Rather than shirking it off, Franco admitted that they’ve “discussed it periodically,” and Rogen said, “Yeah! Why the fuck not?” Be still my beating heart. Can it be true? Is there a chance, however slim, that a “Freaks and Geeks” movie could happen? Where do we sign? Any incentives lined up? Maybe some of Franco’s chicken-scratch lecture notes or a copy of the future script with some NSFW Rogen doodles? Our hopes are higher than they should be. Even if this is more than a weed-induced pipe dream, a “Freaks and Geeks” movie would take ages to come to fruition from working around everybody’s schedules (the crew has become rather in-demand over the years) and coming up with a pitch-able concept for a nearly 15 year-old TV series that only survived one season to begin with before it got cancelled. But hey, Kickstarter, right?
Still, we're going to see the pair reunited on screens before too long; we're only a few weeks out from "This Is The End," the meta-com that sees Rogen (and co-writer Evan Goldberg) making his directorial debut, and playing himself, with Franco one of a number of their other pals, also including Jonah Hill, Craig Robinson and Danny McBride, who also feature. A host of new photos from the film has arrived, along with a new clip from the film, which features another of the film's star cameos, in the shape of "Harry Potter" actress Emma Watson. Hermione seems to be acquitting herself nicely among the improv-happy buddies, but this clip isn't quite a gut-buster. Will the film be funnier? We'll find out in a couple of weeks.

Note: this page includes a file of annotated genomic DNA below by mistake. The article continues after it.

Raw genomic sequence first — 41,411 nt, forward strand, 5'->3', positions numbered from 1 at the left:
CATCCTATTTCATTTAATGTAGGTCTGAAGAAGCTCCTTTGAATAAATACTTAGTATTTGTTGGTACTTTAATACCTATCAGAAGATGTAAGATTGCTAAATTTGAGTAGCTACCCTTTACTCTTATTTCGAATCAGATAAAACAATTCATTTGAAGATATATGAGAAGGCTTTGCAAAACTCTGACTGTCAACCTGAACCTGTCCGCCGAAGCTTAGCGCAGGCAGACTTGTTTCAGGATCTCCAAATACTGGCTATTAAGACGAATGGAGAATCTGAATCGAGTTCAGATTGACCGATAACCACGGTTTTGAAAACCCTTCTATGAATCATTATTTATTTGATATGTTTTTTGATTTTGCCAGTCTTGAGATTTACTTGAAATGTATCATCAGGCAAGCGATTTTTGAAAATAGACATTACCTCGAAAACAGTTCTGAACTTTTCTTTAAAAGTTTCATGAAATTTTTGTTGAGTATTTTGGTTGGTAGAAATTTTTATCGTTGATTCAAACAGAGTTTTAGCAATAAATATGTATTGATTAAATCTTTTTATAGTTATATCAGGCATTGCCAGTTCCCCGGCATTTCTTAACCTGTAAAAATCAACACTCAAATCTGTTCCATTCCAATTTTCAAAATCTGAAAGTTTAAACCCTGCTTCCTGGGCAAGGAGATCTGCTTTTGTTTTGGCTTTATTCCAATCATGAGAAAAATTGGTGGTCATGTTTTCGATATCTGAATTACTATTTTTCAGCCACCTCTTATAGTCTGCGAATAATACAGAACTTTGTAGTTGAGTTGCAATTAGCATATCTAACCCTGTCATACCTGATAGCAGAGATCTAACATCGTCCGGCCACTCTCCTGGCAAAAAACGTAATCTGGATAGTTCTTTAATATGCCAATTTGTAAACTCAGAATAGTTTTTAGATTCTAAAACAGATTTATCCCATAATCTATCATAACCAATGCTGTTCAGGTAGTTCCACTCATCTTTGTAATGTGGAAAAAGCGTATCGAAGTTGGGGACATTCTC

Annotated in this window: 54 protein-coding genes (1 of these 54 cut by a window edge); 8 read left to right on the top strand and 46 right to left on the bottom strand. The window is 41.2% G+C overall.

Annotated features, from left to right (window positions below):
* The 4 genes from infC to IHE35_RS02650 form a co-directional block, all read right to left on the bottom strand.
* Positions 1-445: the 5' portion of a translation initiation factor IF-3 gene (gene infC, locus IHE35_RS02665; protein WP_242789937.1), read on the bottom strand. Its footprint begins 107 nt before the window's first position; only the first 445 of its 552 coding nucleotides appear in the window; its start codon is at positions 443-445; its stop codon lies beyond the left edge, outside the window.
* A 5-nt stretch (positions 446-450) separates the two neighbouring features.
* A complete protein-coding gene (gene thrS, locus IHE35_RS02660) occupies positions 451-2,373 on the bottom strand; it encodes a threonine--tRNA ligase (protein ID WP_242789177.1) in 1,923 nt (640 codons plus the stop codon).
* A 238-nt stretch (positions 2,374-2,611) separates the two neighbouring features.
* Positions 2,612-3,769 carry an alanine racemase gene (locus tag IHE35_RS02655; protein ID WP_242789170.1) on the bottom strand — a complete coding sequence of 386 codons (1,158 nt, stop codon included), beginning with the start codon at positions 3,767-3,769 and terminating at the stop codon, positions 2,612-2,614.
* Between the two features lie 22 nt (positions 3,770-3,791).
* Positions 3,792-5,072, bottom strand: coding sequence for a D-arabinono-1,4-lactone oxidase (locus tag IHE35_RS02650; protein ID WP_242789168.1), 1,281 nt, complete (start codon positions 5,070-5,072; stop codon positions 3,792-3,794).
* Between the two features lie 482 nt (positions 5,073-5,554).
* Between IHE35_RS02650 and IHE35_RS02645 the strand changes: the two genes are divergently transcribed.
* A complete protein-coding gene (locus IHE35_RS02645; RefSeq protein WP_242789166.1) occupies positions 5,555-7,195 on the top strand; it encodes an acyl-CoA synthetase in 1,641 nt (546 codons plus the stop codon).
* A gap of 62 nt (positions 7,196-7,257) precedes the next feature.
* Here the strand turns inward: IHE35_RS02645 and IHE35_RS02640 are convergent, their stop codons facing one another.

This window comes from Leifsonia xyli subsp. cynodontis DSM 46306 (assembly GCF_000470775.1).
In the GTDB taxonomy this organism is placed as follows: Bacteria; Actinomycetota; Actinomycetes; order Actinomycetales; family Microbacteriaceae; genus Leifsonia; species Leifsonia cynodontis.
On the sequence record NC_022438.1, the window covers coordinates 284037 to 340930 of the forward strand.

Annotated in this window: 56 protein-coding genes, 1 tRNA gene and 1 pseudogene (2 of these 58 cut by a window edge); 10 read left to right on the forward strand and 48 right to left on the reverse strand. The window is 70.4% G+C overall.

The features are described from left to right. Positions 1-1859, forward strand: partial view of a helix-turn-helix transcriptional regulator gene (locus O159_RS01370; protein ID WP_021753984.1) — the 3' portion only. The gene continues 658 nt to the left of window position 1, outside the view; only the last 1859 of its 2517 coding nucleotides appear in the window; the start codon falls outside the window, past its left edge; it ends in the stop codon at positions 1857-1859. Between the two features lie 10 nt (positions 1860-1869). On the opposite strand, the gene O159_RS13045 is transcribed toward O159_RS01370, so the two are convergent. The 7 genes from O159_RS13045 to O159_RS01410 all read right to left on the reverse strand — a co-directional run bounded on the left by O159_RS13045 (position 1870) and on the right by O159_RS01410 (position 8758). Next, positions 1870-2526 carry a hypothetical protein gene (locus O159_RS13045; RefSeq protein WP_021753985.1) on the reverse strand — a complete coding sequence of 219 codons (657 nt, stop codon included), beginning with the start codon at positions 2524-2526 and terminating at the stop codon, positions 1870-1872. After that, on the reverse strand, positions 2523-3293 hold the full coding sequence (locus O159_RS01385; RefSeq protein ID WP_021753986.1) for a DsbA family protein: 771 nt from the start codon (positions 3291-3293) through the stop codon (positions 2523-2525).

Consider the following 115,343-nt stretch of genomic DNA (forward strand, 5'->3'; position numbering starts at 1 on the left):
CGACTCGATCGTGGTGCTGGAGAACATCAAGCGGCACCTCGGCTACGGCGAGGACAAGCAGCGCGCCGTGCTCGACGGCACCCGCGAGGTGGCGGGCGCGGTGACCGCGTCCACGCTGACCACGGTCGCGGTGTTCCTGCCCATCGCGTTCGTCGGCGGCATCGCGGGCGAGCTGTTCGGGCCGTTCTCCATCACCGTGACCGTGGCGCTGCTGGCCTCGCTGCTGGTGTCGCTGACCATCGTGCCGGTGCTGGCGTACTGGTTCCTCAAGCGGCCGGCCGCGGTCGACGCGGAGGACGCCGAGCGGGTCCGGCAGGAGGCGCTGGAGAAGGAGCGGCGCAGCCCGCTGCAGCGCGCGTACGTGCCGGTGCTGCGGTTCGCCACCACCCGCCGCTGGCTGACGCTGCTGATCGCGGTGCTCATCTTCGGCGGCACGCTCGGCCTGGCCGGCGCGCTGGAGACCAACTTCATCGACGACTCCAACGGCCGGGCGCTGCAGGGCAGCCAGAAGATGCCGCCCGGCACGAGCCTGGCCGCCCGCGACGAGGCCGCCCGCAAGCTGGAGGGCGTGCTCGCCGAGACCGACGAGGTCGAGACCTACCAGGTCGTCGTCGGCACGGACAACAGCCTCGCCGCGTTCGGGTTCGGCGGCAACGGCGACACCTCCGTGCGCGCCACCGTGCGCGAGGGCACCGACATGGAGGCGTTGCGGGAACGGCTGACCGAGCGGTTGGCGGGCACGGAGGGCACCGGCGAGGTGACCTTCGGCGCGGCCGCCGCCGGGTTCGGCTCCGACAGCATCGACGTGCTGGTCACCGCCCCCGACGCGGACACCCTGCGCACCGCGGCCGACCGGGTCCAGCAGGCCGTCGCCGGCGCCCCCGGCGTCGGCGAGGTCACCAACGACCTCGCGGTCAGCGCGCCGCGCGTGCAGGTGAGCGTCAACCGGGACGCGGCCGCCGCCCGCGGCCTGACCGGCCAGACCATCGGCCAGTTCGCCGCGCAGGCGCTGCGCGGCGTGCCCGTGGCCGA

In more Franco-phile news (see what we did there? And during Cannes, of all times…), Vice has published James Franco’s critique of Baz Luhrmann’s “The Great Gatsby,” for some reason. The actor-director-producer-professor-student defends the film in what we’ve come to see as a characteristic Franco manner, a blend of “intellectual” rhetoric, over-sharing and pop culture references. Within the 900 or so words, Franco goes from referencing “On the Road” and “Romeo & Juliet” to comparing Gatsby’s desire to his own “high school relationships, where I tortured girlfriends for getting fingered by other boys when they were freshmen,” to mentioning “Entourage.” Squirm much? Along the way, he also attacks dissenting critics, deeming them “hypocrites” for writing that the film doesn’t follow the original F. Scott Fitzgerald novel close enough. Oh no, critics were comparing a work to its source material. Oh the horror. Although Franco makes some valid points (see Criticwire’s take), we can’t help but feel that the time he used to write this somewhat disjointed film review could have been better spent on other things, *ahem* brainstorming “Freaks and Geeks” follow-up *ahem*.